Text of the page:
Considered to be the best champagne bar in Barcelona, El Xampanyet in the El Borne neighborhood has the best cava in store for you, as well some great tapas. Ideal for a late lunch or an evening where it doesn’t really matter anyway. Always busy and lively, filled with locals and tourists, El Xampanyet is an authentic, fun place where you’ll easily spend hours.
Bar Cugat is a timeless, chilled out bar in the Eixample area and comes highly recommended. Try a glass of vermouth, combined with some tapas. Or coffee with some cake. When you’re visiting and feel like you’ve already seen the place before, it’s because we shot part of our City Slickers editorial there.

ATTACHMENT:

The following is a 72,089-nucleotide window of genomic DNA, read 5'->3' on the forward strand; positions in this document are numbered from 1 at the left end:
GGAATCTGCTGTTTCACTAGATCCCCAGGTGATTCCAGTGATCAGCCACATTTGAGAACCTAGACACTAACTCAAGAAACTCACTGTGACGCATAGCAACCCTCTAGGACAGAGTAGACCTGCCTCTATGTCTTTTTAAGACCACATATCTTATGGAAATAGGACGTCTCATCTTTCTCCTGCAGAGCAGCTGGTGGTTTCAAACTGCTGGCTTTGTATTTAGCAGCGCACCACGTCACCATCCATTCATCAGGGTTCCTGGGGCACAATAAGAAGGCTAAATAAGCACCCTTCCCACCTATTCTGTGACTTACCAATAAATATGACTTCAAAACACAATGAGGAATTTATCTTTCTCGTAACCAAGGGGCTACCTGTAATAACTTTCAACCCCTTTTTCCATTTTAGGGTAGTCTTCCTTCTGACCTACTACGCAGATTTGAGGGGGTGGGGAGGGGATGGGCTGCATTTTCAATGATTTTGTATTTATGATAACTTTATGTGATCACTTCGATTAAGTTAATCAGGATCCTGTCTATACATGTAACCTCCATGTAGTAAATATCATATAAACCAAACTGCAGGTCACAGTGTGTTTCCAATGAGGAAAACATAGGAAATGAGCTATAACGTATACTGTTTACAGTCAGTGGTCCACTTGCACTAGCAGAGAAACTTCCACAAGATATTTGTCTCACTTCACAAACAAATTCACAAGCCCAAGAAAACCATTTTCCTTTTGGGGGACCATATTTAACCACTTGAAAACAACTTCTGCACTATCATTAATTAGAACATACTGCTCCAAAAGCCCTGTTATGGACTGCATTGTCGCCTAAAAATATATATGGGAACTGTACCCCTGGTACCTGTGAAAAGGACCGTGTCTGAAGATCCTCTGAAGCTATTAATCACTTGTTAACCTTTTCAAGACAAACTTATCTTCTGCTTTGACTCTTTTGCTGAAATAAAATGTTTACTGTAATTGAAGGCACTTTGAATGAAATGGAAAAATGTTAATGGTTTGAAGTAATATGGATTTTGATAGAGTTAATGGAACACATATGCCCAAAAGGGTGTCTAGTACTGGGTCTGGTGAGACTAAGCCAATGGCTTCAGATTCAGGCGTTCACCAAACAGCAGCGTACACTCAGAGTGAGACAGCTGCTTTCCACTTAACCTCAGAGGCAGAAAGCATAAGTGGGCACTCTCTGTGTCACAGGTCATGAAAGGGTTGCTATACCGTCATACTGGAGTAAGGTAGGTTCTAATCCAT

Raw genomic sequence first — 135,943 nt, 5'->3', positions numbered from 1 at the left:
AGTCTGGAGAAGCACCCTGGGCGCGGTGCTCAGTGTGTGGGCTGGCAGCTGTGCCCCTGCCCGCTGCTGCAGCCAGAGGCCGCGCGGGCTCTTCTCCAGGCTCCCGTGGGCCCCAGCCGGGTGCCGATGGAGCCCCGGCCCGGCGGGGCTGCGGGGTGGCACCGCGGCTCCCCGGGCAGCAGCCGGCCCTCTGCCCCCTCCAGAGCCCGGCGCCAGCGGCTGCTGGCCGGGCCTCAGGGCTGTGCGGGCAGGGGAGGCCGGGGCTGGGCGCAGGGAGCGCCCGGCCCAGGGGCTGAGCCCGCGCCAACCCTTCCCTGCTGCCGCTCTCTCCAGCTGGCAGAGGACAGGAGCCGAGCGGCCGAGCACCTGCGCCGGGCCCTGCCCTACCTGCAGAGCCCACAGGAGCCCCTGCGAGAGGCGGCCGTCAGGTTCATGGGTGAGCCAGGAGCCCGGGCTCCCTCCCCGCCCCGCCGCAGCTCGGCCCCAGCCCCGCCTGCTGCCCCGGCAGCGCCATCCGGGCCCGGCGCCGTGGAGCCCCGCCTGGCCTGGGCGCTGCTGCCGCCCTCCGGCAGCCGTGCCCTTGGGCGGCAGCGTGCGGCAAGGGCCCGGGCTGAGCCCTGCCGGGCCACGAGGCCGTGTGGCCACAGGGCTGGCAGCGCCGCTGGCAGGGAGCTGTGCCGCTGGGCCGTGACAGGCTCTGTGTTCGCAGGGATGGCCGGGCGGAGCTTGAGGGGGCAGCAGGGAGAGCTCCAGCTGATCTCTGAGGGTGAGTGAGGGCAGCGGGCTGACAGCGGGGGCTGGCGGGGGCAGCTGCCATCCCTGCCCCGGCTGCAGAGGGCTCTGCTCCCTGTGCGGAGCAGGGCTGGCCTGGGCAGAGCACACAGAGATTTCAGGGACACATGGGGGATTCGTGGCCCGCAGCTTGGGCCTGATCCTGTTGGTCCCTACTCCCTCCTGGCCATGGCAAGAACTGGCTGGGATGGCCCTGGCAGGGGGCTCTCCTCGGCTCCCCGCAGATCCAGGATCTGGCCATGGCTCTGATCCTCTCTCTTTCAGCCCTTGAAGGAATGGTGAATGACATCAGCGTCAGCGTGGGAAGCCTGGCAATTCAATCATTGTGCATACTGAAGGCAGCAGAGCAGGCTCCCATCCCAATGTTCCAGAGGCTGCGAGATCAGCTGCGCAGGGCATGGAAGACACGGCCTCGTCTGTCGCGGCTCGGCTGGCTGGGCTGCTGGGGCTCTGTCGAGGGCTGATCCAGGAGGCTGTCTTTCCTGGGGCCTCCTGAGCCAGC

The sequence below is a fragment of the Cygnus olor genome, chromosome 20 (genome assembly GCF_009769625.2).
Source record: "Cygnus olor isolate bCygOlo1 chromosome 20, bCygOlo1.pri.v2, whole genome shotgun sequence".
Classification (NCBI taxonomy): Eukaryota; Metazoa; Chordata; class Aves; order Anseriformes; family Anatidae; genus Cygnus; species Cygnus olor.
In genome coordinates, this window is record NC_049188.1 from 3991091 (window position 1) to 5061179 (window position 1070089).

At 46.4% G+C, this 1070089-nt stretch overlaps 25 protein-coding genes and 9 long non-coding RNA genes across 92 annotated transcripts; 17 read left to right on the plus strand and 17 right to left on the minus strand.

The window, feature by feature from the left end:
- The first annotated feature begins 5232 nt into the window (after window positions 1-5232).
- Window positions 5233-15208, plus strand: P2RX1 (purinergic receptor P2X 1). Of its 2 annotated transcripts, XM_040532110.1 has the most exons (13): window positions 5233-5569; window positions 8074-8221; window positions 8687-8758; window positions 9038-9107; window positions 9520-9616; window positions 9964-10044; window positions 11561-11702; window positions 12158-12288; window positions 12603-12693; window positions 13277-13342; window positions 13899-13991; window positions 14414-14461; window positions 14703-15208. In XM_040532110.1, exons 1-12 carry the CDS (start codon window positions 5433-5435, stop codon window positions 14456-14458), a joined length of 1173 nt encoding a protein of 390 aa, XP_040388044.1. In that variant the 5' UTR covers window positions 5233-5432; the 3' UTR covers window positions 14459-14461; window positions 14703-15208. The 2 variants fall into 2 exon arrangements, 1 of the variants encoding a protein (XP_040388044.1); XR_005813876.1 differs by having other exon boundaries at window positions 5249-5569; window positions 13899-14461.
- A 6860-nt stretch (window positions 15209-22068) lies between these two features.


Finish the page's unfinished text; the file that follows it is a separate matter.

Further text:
Negroni Cocktail Bar - as the name gives away – is an elegant, yet young and friendly cocktail bar in the El Ravel district. Each cocktail is personalized to suit the taste of whomever is ordering. Nice! Staying in that same vibe, Boadas is another name and address to note. Right by the Ramblas, so easy to find, it’s another great place for a late-night cocktail or drink.
Well, we’re talking Barcelona here! There’s so much to visit that the only risk is feeling overwhelmed by all the options there are. Good thing we have Nuria & Coke’s advice to guide us. The Fundacio Joan Miro is one of their favorite museums and it’s easy to see why. It was originally set up by Miro himself in 1975, with works from his own collection. Nowadays, it’s the perfect place to discover Miro’s work as well as stunning amount of contemporary art from the 20th and 21st century.